Monday, August 30, 2010


Parents bring in their 1.5 year old infant for the fifth time this year because of recurring fevers. "It seems like every month for 2 or 3 days, our child doesn't feel well," they say. "I think I had it," the dad says, "and my dad too, and my sister, and my aunt. My sister actually died of a clostridium infection when she was a child." You look into the patient's past medical record, and 3 weeks ago, the child presented with pharyngitis, and 3 weeks before that, with a bacterial skin infection, and 3 weeks before that, malaise, and 3 weeks before that, gingivitis.

On exam, you notice significant gingival disease and chronic mouth ulcers. The child looks otherwise normal, with a normal growth curve, no dysmorphic features, and no hepatosplenomegaly. Labs are surprising. At each visit, the child's ANC (absolute neutrophil count) is around 200-400. But labs drawn at "well-child visits" when he is not sick show a normal CBC.

Challenge: What's your diagnosis?

Thursday, August 26, 2010

Young Woman with Abdominal Pain

A 30 year old woman presents with abdominal pain, your favorite chief complaint for that demographic. The pain is in the epigastric and RUQ areas. You note hepatomegaly with no Murphy's sign. Her urinary pregnancy test is negative; she protests, "I take my oral contraceptive religiously, like I have for the last fifteen years." You find that she's visited her primary care doctor multiple times with no diagnosis. Finally, you succumb to CT scan.

Whoa! You did not expect to see that. This CT shows a large complex enhancing mass of the left lobe of the liver with displaced vessels (small arrowheads). A smaller low attenuation mass is also noted in the right lobe of the liver.

While coming out of the CT scanner, she screams in pain and collapses. Her blood pressure is 60/palp. You start resuscitating her aggressively and the surgeons take her to the OR immediately. They find gross blood in the peritoneum.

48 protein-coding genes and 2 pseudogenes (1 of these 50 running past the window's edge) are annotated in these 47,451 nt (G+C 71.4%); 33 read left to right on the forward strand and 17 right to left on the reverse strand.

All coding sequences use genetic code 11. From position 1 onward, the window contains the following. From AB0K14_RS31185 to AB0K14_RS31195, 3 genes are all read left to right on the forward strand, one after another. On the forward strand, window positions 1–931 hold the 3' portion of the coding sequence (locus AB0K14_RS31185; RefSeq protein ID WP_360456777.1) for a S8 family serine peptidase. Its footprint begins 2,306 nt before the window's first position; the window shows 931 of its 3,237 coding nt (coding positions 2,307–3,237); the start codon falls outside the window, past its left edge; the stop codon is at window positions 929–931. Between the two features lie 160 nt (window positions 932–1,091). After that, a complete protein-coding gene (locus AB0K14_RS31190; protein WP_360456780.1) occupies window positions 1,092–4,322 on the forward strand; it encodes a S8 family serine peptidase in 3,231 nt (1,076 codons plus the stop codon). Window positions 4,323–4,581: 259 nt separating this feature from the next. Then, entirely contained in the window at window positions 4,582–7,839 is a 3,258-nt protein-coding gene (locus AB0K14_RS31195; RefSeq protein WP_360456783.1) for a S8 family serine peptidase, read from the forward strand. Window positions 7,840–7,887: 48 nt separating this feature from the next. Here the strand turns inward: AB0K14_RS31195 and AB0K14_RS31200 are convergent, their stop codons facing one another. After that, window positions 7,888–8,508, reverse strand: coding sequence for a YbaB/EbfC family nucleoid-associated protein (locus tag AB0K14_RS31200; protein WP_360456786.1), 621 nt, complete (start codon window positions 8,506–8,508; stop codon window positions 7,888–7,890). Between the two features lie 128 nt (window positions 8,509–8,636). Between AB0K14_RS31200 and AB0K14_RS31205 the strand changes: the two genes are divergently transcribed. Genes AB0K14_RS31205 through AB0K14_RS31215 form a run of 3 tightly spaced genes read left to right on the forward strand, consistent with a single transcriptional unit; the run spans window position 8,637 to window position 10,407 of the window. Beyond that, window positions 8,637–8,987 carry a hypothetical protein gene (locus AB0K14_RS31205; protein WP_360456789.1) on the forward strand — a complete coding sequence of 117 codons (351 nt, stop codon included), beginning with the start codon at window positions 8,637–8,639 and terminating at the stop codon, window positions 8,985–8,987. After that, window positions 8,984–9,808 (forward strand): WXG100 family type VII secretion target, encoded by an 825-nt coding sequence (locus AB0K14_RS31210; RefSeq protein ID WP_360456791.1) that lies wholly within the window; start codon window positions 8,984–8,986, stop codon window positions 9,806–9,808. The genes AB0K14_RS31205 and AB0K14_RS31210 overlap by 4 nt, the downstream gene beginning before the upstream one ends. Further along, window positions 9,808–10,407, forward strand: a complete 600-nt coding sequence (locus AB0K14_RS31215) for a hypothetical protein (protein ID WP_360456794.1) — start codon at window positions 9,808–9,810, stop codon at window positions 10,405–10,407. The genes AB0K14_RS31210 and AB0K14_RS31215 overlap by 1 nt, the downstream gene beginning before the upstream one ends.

Challenge: By textbook, this lesion is usually solitary in the right lobe of the liver, but this patient's history makes her prone to more complex lesions such as this one. What's the most likely diagnosis?

Image shown under Fair Use.

Monday, August 23, 2010


Challenge: Localize the lesion.

Image shown under Fair Use.

Thursday, August 19, 2010


Sorry about the late post today!
These ghoulish crystals are seen in an alkaline urine of a patient with dysuria.

Challenge: What organism(s) do you expect?

Image shown under Fair Use.

Monday, August 16, 2010


This gentleman with longstanding hepatitis C, hypertension, and diabetes presents with a temperature of 100.4 F (38 C) and mild abdominal tenderness. His wife says that he's been a little confused lately. Labs show a leukocytosis, azotemia, albumin of 2. You put in a needle and take out fluid from the belly. These fluid studies show:
Albumin 0.2
Total protein 0.5
Glucose 80
WBC 600
RBC 2500
45 % neutrophils
40% lymphocytes
15% monocytes

Challenge: What's your diagnosis?

Image shown under Fair Use.

Friday, August 13, 2010

Next Step

Yes, I've shown a similar EKG before, but I had to write this case last minute. A 70 year old man who has never seen a doctor before presents with chest pain and the EKG shown above.

Challenge: What's your next step in management?

Image is in the public domain.

Thursday, August 12, 2010


Hi everyone! I apologize - no case today mostly because I haven't had time to put one together. I shall try to have a case ready by tomorrow morning, solution on Monday. Thanks! -Craig

Monday, August 9, 2010

Common Welsh Surname

Both images show the same finding in a young athlete who describes acute onset pain on the lateral side of his foot, anterior to the ankle. He was playing basketball at the time. He has difficulty bearing weight. Examination shows edema and ecchymosis.

First image shown under GNU Free Documentation License; second image shown under Creative Commons Attribution Share-Alike License.

Thursday, August 5, 2010

Tic-Tac-Toe II

This is part two of a two part case. Please scroll down to see the first part.

The 70 year old gentleman presents to clinic several months later with recurrent urinary tract infections. He also says he has a weird symptom: when he urinates, he sometimes pees air. Physical exam is unremarkable.

Challenge: What?

Monday, August 2, 2010

Tic-Tac-Toe I

This is the first part of a two-part case.

A 70 year old man presents with left lower quadrant abdominal pain of several days. He's had this in the past but previous episodes were mild and he's always ignored the symptoms. This time, though, he also has nausea, vomiting, and constipation. The patient has left lower quadrant tenderness with a palpable mass and abdominal distention. He has a mild fever and leukocytosis. LFTs and amylase are normal.

Challenge: This patient is not Asian. If he were Asian, how might the symptoms differ?

Image is in the public domain.